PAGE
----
In order to get to the point where the peoples of the world are reached with the gospel, I am convinced we need more people involved in the task. And that doesn’t only mean more missionaries from North American churches. I wholeheartedly believe that God desires to raise up men and women from less reached parts of the world and so turn harvest fields into mission forces.
God desires to raise up men and women from less reached parts of the world and so turn harvest fields into mission forces.
At the same time, I long to see exponentially more missionaries from churches in North America leveraging the opportunities God has opened up around the world. Professionals, students, and retirees, for example, ought to be coming alongside full-time church planters. But in order for that plan to have any chance of working, we’ve got to have a healthy understanding of a missionary team.
In the New Testament, disciples on missionary tasks most often serve on teams in which different people have different roles and responsibilities. Jesus, for example, sent his disciples out two by two (Luke 10:1), and Paul often traveled with at least one other person in his missionary travels (Acts 13:2; 15:40; 16:3).
Then, beyond this biblical precedent, Scripture points to strong personal, practical, and pastoral reasons for disciples on missionary tasks not to serve in isolation from others. In fact, no Christian has been called to live in isolation. We need the body of Christ (Romans 12; 1 Corinthians 12; Hebrews 10:24–25).
The Mission Community
There are also evangelistic reasons for disciples to exalt Christ in the context of Christian community. For example, Jesus says people will know we are Christians “if you have love for one another” (John 13:35). And when Jesus prays for the unity of the church in his high priestly prayer, he says that this unity shows the world his identity as well as God’s love for his people (John 17:23). The Spirit-empowered witness of an individual Christian is a great thing, but the Christian community puts Christ on display in a way that is utterly unique (Acts 2:42–47).
The Spirit-empowered witness of an individual Christian is a great thing, but the Christian community puts Christ on display in a way that is utterly unique.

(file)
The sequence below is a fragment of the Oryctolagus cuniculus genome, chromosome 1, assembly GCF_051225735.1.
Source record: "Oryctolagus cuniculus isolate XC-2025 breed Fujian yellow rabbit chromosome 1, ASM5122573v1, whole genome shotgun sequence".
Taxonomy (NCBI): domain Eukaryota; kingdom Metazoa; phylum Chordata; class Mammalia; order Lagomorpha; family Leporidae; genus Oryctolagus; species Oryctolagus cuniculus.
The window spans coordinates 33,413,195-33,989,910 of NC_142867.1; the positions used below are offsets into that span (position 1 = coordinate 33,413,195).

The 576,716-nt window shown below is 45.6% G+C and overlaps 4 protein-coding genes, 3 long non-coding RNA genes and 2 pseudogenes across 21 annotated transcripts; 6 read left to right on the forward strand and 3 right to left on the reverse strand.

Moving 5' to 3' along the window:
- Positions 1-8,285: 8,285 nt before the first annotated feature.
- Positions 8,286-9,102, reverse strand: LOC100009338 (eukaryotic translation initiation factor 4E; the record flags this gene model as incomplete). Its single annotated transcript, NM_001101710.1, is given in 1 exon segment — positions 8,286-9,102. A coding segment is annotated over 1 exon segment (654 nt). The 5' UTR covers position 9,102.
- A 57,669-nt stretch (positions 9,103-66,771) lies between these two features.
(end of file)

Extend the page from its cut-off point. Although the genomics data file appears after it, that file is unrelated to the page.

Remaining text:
So, given the importance of partnering with other believers in our missionary efforts, what makes a group of missionaries a missionary team? Here’s a definition:
A missionary team is an identifiable group of disciples who meet together regularly, care for each other selflessly, and partner with one another intentionally to make disciples and multiply churches among particular unreached peoples and/or places.
Several aspects of this definition need to be clarified briefly.
An Identifiable Group of People
Calling a missionary team an identifiable group of people means that these missionaries know each other. They know each other’s personalities, strengths, weaknesses, needs, etc.
Meet Together Regularly
Proximity is important for a missionary team. Every missionary task team, just like every Christian, needs to meet regularly with other believers face-to-face.
Care for Each Other Selflessly
Missionaries need the care of the body of Christ. This is non-negotiable, particularly given the difficulties of serving among many peoples and places around the world. Selfless, sacrificial care for other members is critical to their spiritual health as well as the effectiveness of the mission.
Selfless, sacrificial care for other members is critical to their spiritual health as well as the effectiveness of the mission.
Partner with One Another Intentionally
There is a purpose to the community and fellowship of a missionary team. Simply stated, it is to make disciples and multiply churches among particular unreached peoples and places. It’s this purpose that sets the missionary team apart from other groups of believers that meet together. However, it should be noted that a missionary team is not the same thing as a church. (The biblical traits of a church include qualified leaders who preach and teach Scripture, the ordinances of baptism and the Lord’s Supper, identifiable membership, church discipline, etc. For more, see Twelve Traits: Embracing God’s Design for the Church.)
We must be asking the question as to who makes up these teams. Missionary teams may be comprised of missionaries, national believers, and/or other Great Commission partners. The first and most important qualification is that they must be followers of Jesus. In addition, they must also be able to meet regularly, care for other members on the team, and partner with them for the spread of the gospel among the unreached. These men and women would work alongside church planters, nationals, or other Great Commission partners.
Various contexts will present different and sometimes complex circumstances. We must be considering factors such as training, accountability, and financial support. Yet, the goal remains the same—to see more people become a part of missionary teams that are working together to make disciples and multiply churches among the unreached. This is a glorious calling, and though it comes at a cost, the reward is far greater.
–Editor’s Note: This excerpt is slightly adapted from “Missionary and Missionary Team” in Mission Precision, pp. 82–85.